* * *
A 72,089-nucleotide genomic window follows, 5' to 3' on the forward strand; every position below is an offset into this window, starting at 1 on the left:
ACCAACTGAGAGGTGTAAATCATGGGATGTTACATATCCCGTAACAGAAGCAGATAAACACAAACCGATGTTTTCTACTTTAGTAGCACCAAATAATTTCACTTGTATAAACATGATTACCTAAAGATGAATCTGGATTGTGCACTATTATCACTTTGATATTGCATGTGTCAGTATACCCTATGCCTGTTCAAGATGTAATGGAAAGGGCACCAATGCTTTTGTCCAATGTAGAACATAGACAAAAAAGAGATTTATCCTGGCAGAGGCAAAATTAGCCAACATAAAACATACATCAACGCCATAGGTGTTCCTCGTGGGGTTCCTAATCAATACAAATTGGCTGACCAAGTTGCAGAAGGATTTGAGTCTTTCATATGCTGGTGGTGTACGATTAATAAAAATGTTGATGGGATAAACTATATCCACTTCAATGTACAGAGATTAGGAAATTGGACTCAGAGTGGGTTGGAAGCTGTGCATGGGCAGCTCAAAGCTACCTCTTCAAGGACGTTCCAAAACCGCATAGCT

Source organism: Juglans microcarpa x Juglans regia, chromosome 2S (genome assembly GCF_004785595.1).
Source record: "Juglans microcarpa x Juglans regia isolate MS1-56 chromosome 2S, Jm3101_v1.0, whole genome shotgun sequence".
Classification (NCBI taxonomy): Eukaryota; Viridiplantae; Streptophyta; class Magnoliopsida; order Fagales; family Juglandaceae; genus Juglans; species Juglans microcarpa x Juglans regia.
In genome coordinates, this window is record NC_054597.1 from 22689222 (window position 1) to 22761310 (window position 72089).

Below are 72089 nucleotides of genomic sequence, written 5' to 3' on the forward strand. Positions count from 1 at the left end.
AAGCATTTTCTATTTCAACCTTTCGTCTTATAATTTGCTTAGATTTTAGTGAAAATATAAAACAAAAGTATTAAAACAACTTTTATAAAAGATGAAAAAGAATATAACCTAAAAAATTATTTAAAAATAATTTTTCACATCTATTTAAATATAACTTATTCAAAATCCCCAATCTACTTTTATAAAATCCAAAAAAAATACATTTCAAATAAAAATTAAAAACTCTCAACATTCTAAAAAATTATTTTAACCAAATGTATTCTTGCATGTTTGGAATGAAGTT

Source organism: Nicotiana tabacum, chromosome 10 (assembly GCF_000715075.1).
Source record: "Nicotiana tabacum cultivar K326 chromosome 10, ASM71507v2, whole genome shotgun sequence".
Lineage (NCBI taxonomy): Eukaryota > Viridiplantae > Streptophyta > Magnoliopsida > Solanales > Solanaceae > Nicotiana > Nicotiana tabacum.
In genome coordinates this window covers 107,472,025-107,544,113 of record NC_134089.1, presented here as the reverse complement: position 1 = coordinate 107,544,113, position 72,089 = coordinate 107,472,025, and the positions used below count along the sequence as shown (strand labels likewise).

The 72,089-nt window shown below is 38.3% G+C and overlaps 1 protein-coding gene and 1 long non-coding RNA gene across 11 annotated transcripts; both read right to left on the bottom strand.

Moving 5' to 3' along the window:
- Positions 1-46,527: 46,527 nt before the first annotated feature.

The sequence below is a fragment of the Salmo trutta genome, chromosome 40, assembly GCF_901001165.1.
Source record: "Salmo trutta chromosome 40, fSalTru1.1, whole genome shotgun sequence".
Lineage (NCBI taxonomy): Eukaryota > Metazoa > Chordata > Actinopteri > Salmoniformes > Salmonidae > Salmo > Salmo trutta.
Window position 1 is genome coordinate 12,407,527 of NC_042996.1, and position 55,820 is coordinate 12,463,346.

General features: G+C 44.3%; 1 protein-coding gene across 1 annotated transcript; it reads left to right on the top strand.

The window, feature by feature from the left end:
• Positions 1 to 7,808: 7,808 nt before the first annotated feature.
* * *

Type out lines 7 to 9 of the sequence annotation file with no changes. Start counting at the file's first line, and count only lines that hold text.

Below are 72089 nucleotides of genomic sequence, written 5' to 3' on the forward strand. Positions count from 1 at the left end.
AAGCATTTTCTATTTCAACCTTTCGTCTTATAATTTGCTTAGATTTTAGTGAAAATATAAAACAAAAGTATTAAAACAACTTTTATAAAAGATGAAAAAGAATATAACCTAAAAAATTATTTAAAAATAATTTTTCACATCTATTTAAATATAACTTATTCAAAATCCCCAATCTACTTTTATAAAATCCAAAAAAAATACATTTCAAATAAAAATTAAAAACTCTCAACATTCTAAAAAATTATTTTAACCAAATGTATTCTTGCATGTTTGGAATGAAGTT

Source organism: Nicotiana tabacum, chromosome 10 (assembly GCF_000715075.1).